Arun Singhi makes another Lotus bloom – this time a Ganesha, hand carved and painted
Arun Singhi is without doubt one of India’s most talented penturners – to the extent, if I was an Emperor looking to create a monument to writing, that too of epic proportions, one that would defy time, I would, with eyes closed, hand over the project to him. I talk of Emperors and architectural wonders because Arun Singhi has just created, what at first sight looks like, the fountain pen equivalent of the Taj Mahal.
It is an ebonite pen with the standard Jowo nib and a cartridge / converter filling system. But that is where all resemblance to an ordinary fountain pen end. The pen has been chiselled painstakingly to create as relief, an intricate design of Ganapati Bappa, reminiscent of the sculptures that adorn our ancient temples. It has then been painted, again painstakingly by hand, elevating the piece of art to a celestial level.
The Ganesha pen – in fact there will be only nine of them, all numbered pieces – is being created as an exclusive shop edition for Makoba. Naturally, Arun Singhi is tight lipped about the details, especially the tentative pricing. “It takes about eight to ten weeks to create a pen from the scratch and the two craftsmen who have carved and then painted the pens are true masters of their respective art forms. Besides, in the truest tradition of craftsmanship, the creators followed stringent Vedic rituals about abstinence and prayer cycles to complete their masterpieces.” This has been done keeping in mind the fact that in India, a fountain pen is much more than a mere writing instrument – it is also an embodiment of your ruling deity, a blessing that you carry next to your heart, write auspicious things with, an idol that you pray to and venerate.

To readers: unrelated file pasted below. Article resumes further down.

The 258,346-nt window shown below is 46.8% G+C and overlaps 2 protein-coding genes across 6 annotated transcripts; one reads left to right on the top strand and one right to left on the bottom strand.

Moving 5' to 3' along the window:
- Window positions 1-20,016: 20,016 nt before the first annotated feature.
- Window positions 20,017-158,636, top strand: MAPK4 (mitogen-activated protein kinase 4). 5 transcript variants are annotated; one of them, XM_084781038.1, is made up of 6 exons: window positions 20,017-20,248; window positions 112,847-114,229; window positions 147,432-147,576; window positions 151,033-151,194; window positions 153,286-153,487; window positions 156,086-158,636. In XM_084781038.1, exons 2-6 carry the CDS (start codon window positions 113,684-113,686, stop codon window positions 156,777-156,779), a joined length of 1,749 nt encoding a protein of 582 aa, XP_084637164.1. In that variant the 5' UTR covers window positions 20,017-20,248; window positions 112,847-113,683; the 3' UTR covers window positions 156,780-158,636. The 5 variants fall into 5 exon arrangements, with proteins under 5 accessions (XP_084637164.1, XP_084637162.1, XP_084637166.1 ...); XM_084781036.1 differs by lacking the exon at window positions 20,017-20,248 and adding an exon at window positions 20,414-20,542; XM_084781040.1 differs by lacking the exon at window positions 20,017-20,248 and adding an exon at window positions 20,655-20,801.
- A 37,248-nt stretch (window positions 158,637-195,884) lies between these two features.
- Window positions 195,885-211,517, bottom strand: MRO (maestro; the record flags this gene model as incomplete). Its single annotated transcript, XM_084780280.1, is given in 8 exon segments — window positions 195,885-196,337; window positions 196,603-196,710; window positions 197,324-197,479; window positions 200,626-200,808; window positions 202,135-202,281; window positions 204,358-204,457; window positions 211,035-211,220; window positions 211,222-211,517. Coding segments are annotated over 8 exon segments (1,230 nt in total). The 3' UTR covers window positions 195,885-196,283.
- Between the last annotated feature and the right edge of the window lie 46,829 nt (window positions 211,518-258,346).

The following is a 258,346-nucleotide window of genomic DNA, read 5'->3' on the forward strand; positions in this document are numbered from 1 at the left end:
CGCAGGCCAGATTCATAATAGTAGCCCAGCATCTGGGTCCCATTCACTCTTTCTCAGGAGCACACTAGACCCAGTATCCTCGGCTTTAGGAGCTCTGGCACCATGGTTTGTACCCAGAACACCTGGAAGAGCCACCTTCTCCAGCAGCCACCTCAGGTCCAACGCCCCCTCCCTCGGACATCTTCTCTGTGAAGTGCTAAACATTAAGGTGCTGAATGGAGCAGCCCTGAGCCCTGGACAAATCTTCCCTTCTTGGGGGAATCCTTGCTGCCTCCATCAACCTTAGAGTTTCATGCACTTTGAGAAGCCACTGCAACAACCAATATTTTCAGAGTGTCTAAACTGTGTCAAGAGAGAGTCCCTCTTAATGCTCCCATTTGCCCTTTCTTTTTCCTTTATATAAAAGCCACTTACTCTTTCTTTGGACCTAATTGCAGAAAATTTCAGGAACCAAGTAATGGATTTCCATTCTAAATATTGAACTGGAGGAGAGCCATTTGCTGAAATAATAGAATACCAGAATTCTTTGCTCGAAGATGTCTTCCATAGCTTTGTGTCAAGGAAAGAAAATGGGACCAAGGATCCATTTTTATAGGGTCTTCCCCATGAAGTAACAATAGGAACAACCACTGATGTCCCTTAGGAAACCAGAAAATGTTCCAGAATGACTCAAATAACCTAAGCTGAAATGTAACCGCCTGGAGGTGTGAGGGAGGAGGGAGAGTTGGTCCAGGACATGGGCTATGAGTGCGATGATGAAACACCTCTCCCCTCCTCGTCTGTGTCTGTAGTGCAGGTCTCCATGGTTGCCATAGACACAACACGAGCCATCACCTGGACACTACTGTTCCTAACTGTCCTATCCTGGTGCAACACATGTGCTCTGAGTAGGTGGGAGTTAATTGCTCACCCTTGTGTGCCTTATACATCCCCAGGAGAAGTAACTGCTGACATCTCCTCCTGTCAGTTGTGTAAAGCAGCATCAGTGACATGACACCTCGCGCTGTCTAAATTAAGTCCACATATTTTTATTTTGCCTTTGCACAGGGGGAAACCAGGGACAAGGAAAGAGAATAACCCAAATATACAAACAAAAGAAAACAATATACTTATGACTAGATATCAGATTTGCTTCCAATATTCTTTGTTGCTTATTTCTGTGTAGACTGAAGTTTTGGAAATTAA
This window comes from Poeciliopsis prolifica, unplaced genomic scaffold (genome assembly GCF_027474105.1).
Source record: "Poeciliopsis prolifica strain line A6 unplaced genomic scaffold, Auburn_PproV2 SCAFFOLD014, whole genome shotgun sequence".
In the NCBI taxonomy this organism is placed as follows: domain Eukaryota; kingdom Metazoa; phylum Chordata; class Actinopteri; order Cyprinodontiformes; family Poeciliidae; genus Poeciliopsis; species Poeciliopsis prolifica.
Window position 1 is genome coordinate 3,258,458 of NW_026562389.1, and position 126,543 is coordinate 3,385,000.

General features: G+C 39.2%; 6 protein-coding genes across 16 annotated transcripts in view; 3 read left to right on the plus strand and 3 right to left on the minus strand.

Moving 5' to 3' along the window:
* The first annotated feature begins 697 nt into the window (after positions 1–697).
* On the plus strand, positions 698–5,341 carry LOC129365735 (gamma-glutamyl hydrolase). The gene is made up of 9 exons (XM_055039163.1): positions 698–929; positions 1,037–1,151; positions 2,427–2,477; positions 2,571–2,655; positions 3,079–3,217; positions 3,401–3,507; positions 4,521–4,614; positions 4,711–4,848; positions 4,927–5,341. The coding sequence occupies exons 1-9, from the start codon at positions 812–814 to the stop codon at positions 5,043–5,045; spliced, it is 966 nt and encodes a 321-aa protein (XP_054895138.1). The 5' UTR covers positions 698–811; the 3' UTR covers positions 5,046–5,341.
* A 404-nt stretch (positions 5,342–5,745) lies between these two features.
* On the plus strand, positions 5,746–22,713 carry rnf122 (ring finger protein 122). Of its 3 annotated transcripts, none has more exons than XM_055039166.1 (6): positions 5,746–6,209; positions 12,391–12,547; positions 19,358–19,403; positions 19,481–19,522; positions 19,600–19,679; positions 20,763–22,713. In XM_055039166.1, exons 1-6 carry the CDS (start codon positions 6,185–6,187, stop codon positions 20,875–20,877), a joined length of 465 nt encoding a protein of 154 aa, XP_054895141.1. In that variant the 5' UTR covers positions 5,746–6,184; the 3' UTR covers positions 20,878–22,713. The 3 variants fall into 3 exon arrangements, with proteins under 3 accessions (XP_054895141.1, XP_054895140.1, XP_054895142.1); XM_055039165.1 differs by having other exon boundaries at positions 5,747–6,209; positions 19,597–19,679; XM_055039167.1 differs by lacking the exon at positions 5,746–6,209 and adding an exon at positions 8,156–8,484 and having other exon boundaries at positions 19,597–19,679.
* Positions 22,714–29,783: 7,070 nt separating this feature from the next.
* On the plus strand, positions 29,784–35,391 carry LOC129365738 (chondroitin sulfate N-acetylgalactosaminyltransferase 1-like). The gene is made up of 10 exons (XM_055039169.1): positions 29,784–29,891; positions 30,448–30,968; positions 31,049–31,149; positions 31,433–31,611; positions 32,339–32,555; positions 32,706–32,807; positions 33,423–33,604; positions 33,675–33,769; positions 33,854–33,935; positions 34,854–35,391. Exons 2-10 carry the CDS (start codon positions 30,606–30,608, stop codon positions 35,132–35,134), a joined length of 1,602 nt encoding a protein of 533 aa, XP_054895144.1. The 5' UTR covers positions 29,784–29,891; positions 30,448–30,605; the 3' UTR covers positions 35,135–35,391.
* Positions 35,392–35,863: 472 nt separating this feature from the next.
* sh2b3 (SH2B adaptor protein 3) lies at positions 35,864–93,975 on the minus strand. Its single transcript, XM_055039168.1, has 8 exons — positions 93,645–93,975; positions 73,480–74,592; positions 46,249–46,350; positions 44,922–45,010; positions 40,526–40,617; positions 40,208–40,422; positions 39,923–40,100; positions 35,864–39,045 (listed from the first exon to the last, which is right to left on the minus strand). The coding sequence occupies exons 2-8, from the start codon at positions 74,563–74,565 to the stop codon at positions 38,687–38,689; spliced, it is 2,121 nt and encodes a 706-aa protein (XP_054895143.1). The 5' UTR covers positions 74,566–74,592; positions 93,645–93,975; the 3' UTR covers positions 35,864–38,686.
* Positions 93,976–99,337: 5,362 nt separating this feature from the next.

Lotus, the brand that Arun Singhi has created over the last many years is today globally known for their excellent creations. Aesthetically appealing and functionally robust, this boutique pen manufacturer has carved out a distinct niche among the fountain pen aficionados which can be gauged from the fact that there is a steadily increasing clamour for Lotus pens. Considering the sheer amount of personal intervention that goes into the creation of each Lotus product, not to mention the fact that most of the materials used are top-line imports, the pricing is fairly reasonable, which may be one of the reasons behind the run-away success of the Arun Singhi and Lotus.
Makoba on the other hand is an established upmarket stationery merchandiser, “fountain pen experts” as it were, with both a thriving ecommerce platform and multiple brick-and-mortar stores spread across different cities. The entity is run by entrepreneurs who are now the third generation in the pen, inks and stationery business, stocking some of the fastest moving brands in the segment. They too, need no introduction to pen lovers – their name is enough, as it is colloquially said.
This collaboration between Lotus and Makoba however, is not the first one, as Lotus has created shop-exclusives for Makoba in the past, which have, needless to say, done well. What is remarkable with this particular case, is the way both the entities have consciously moved up the price-value chain to create pieces that will justify the premium pricing that the Ganesha pens are bound to attract. I do not feel that it will be an exaggeration to say that such carved and painted pieces, in ebonite, will certainly enjoy the prime mover advantage. I use the term “prime mover” consciously – yes, there have been painted Ganesha fountain pens, there have been machined pieces that are aimed at the top end of the market as well – but carved and painted, I can’t really recall seeing one. This Lotus-Mokaba collaboration pieces are certainly a class apart and may even end up establishing a new trend in fountain pencraft in India.
I have not written with the pen and am therefore desisting from making a comment on its performance. But if past experience of extensively writing with Lotus creations is any pointer, I will recommend this one blindly. Besides, one cannot go very wrong with a Jowo nib and Schmidt converter combination that has by now become the de rigueur Lotus standard. What is more, Arun Singhi is extremely affable and is known to entertain most requests for customisations so far as the nib / feed choices go.
So, what else? Time to seek the blessings of Siddhi Vinayak.
For More information contact: http://www.lotuspens.com/ http://www.lotuspens.com/